|DEL VILLAR, MARIA|
|Van Berkum, Peter|
Submitted to: FEMS Microbiology Letters
Publication Type: Peer Reviewed Journal
Publication Acceptance Date: 2/12/2008
Publication Date: 2/12/2008
Citation: Del Villar, M., Rivas, R., Peix, A., Mateos, P.F., Martinez-Molina, E., Van Berkum, P.B., Willems, A., Velazquez, E. 2008. Two different stable low molecular weight RNA (LMW RNA) profiles within Sinorhizobium meliloti and within Sinorhizobium medicae. FEMS Microbiology Letters. 282:273-281.
Interpretive Summary: The element most limiting agriculture is nitrogen. Farmers provide nitrogen with fertilizer, but a serious problem is that this is not a green practice, is expensive and causes widespread pollution. An environment-friendly approach to provide crops with nitrogen is to grow legumes, which benefit from a symbiosis with bacteria called rhizobia. The rhizobia can provide the growing legume crop with all the necessary nitrogen without applying any fertilizer. However, to achieve this the farmer needs to manage the symbiosis very carefully by combining the specific crop with the appropriate cultures of rhizobia. None of the US major legume crop plants originated in the Americas and so to provide the farmer with the appropriate rhizobia they need to be cultured from foreign soils and brought to the US. The difficulty is how to select among the many different cultures that exist naturally in the soils where our legume crops occur naturally. To address this problem many sophisticated methods based on analysis of the genomes of rhizobia are in development. In this communication we distinguished differences in small biological molecules called RNA among cultures representing two rhizobial species inhabiting Spanish soils that form symbioses with alfalfa and related legume species. With these results together with data from other approaches, the goal is to establish databases of rhizobia to provide information and cultures to microbiologists who are interested in developing optimal formulations of legume inoculants for use in agriculture, reforestation, erosion control and bioremediation.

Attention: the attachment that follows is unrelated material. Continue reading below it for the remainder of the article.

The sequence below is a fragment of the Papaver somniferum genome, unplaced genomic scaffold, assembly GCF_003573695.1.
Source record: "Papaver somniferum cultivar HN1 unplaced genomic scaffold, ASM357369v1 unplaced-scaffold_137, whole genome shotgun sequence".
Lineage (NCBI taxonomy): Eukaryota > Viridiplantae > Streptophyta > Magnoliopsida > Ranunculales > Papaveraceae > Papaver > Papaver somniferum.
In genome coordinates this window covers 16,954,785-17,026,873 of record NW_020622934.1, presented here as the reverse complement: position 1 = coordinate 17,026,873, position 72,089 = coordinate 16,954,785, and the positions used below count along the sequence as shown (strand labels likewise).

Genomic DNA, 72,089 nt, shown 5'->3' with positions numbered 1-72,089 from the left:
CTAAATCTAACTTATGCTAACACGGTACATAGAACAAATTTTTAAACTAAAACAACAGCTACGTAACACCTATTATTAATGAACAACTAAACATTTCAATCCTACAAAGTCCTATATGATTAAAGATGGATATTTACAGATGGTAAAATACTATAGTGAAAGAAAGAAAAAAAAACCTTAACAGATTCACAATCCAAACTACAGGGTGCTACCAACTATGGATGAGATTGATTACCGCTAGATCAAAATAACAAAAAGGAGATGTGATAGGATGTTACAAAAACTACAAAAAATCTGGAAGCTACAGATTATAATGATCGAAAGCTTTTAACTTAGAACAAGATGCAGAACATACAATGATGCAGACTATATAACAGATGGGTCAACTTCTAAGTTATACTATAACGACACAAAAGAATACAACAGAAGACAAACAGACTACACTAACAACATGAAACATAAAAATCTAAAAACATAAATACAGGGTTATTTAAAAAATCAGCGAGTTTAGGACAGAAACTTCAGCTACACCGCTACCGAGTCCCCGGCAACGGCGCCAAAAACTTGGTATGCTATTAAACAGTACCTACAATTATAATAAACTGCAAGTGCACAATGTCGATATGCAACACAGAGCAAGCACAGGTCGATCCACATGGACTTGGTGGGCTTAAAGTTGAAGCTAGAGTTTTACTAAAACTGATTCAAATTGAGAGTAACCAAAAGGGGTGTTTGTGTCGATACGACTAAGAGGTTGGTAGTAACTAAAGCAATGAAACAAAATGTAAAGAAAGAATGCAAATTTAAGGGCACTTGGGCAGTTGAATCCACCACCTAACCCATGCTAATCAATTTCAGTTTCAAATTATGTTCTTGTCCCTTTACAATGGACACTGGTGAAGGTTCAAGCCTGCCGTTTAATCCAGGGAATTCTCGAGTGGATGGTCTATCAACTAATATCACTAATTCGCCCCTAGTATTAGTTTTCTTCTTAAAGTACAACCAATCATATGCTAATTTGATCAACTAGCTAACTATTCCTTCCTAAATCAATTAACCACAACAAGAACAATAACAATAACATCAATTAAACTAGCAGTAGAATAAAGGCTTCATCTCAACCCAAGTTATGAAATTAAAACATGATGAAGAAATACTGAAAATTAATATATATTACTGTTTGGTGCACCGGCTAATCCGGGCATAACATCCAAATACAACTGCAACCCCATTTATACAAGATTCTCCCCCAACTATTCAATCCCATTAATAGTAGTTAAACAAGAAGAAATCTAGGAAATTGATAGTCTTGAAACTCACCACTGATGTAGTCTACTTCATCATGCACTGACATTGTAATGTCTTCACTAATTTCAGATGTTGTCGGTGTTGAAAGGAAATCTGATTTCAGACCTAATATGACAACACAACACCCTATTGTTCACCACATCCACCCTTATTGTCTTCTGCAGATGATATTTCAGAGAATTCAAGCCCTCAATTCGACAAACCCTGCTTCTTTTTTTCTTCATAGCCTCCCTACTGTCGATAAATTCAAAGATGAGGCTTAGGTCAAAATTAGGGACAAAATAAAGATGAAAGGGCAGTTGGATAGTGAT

Technical Abstract: LMW RNA profiles of 179 isolates from Medicago, Melilotus and Trigonella species growing in a field site in northern Spain were analysed. Four different LMW RNA profiles designated I through IV were identified. Most of the isolates displayed either LMW RNA profile I or III (37 and 45%, respectively), which were those identified in Sinorhizobium meliloti ATCC 9930T and Sinorhizobium medicae USDA 1037T, respectively. Almost all of the M. officinalis isolates exhibited LMW RNA profile I which also predominated among the isolates from Melilotus alba, Melilotus officinalis, Medicago sativa and Trigonella monspelliaca. Most of the isolates with LMW RNA profile III originated from Melilotus parviflora, Medicago sphaerocarpa, Medicago lupulina and Trigonella foenum-graecum. LMW RNA profiles II and IV were distinguished among a small number of the isolates. Although not identical, the LMW RNA profiles II and IV were similar to profiles I and III, respectively. From partial sequences of atpD and recA as well as DNA-DNA hybridization analysis with representatives it became evident that isolates with LMW RNA profiles II and IV could be classified as S. meliloti and S. medicae, respectively. Therefore, two different LMW RNA profiles were revealed within each of the species S. meliloti and S. medicae.